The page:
Utilize este identificador para referenciar este registo: http://hdl.handle.net/10400.18/4206
Título: Influenza A(H3) whole genome analysis: searching causes for vaccine failure in 2011/2012
Autor: Pechirra, Pedro
Maia, Ana Carina
Sampaio, Daniel Ataíde
Borges, Vítor
Gomes, João Paulo
Guiomar, Raquel
Palavras-chave: Infecções Respiratórias
Gripe
Whole Genome Analysis
Vaccine Failure
Influenza Virus
Data: 24-Ago-2016
Editora: Instituto Nacional de Saúde Doutor Ricardo Jorge, IP
Resumo: Background: The 2011/2012 season in Portugal, was characterized by an excess mortality and influenza vaccine failures. Predominant influenza A(H3) viruses with new antigenic properties were associated with potential host immune evasion. The aim of this study was to determine possible viral genetic causes that may be associated with cases of vaccine failure by performing a whole genome-based comparison of viruses detected in vaccinated (vacc) and unvaccinated (unvacc) individuals in 2011/2012 season. Methods: In 2011/12 season, 678 nasopharyngeal swabs from ILI cases were analyzed by the Portuguese NIC. Were detected 260 influenza A(H3) and 6 B/Yamagata viruses. For whole genome sequencing (WGS) 25 A(H3) positive samples, 20 from vacc and 5 from unvacc individuals, were selected. Each of the influenza genomic segments was submitted to standard or multiplex PCR amplification. WGS was performed on a MiSeq platform. Multiple alignments, phylogenetic and mutational analysis were performed using MEGA software 6.0. Results: Influenza A(H3) viruses clustered into different genetic clades, reflecting the clades circulating in Portugal, in2011/2012. 20 viruses belonged to clade 6 (reference strain A/Iowa/19/2010) and 5 viruses have clustered in the clade 3: 1 from clade 3A (A/Stockholm/18/2011), a second from clade 3B (A/England/259/2011) and 3 viruses from clade 3C (A/Victoria/361/2011). Viral genomes were highly similar at nucleotide level, ranging 98.2% – 100.0% of similarity. Matrix and nucleoprotein genomic segments were the most conserved, whereas the highest number of substitutions leading to amino acid changes was observed in hemagglutinin and neuraminidase segments (comparisons performed against the vaccine strain A/Perth/16/2009). The deduced amino acid sequences of viral proteins did not reveal any particular feature assigned to the group of vacc or unvacc individuals. Conclusions: In all 8 genomic segments of studied viruses no particular amino acid substitution was found to be associated with the vacc or unvacc cases. The observed differences were associated with the genetic distances between the clades to which viruses belong rather than with vaccine failure. Still, WGS in influenza surveillance is a powerful tool for monitoring the overall evolution of viral genome and establishment of molecular markers for, disease severity and drug resistance. This study points that a full evaluation of influenza vaccine failures should integrate not only data on virus characteristics, but also on host genetic polymorphisms related to immunity and serosurveys in order to better evaluate interindividual variation in influenza vaccine-induced immune responses.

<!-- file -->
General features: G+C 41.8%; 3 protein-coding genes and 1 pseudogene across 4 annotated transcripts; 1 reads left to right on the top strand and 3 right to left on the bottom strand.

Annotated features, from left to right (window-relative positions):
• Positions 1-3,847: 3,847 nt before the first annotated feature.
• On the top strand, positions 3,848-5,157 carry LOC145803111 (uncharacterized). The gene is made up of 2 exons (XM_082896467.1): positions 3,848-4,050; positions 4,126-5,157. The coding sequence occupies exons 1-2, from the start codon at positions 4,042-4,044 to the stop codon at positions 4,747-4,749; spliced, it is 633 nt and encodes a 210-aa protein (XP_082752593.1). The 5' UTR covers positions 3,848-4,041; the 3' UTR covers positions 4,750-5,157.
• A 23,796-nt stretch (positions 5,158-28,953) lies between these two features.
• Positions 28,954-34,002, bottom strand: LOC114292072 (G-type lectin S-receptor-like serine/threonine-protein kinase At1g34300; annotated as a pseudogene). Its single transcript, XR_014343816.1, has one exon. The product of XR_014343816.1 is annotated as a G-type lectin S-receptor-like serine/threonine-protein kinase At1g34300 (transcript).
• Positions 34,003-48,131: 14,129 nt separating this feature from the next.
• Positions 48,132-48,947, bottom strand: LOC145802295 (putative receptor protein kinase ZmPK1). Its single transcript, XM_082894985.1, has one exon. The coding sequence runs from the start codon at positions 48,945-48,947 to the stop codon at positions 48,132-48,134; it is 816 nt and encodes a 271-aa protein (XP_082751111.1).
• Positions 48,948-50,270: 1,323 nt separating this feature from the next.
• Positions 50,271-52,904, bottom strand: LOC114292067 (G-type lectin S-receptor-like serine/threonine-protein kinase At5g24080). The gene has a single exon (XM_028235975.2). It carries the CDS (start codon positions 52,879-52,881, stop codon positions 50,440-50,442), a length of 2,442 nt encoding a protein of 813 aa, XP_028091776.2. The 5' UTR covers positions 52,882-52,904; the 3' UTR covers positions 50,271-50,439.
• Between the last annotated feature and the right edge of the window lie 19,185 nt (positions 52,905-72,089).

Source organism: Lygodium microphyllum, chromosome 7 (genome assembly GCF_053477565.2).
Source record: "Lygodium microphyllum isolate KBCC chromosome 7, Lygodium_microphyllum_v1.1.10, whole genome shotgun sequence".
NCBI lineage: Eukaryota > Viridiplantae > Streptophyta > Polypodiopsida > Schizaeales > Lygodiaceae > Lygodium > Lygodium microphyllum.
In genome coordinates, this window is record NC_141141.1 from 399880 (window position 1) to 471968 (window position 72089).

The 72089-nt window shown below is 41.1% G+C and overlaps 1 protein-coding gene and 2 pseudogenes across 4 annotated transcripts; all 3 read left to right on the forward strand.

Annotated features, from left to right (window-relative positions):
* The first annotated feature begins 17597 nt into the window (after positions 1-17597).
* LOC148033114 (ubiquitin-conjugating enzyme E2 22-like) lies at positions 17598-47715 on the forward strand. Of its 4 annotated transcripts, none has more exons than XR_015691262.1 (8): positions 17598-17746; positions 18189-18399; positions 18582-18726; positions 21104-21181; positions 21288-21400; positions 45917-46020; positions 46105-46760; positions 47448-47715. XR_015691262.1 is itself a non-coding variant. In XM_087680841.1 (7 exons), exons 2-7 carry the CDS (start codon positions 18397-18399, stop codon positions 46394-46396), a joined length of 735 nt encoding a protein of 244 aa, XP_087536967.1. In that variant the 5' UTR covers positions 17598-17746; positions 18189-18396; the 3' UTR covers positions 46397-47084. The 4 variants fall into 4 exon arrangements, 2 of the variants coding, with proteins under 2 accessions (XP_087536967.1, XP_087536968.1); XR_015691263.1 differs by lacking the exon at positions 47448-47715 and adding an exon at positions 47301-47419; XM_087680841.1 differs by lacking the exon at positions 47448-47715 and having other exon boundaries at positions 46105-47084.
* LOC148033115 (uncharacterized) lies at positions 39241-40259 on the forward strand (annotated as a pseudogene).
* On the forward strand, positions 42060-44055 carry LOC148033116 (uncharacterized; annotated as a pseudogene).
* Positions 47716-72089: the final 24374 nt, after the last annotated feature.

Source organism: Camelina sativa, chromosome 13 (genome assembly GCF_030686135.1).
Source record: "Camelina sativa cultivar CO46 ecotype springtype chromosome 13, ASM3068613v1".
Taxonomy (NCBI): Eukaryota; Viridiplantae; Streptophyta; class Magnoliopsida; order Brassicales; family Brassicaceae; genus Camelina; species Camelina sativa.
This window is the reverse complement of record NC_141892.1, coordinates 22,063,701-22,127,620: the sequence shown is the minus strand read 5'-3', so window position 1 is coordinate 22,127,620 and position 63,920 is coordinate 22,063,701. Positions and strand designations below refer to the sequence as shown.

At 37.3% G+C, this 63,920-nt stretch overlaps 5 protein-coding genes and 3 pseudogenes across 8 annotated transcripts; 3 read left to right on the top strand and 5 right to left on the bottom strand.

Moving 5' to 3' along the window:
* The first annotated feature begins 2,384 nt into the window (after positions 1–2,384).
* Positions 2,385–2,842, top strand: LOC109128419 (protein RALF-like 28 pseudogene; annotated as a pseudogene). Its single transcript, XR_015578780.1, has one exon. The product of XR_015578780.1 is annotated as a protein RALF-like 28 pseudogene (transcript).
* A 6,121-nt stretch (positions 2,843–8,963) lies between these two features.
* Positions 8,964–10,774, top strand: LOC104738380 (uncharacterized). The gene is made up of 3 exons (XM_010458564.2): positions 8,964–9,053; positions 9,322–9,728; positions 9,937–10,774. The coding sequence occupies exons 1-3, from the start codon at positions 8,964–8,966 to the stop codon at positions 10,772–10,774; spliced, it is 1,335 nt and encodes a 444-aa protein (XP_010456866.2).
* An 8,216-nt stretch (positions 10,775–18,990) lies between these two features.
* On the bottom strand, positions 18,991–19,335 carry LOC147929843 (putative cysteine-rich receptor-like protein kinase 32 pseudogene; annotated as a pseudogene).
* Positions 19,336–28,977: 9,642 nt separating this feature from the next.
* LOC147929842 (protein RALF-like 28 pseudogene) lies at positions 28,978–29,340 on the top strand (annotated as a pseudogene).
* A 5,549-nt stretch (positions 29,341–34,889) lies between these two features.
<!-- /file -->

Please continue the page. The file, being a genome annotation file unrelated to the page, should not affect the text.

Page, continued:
Peer review: no
URI: http://hdl.handle.net/10400.18/4206
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DGH - Posters/abstracts em congressos internacionais

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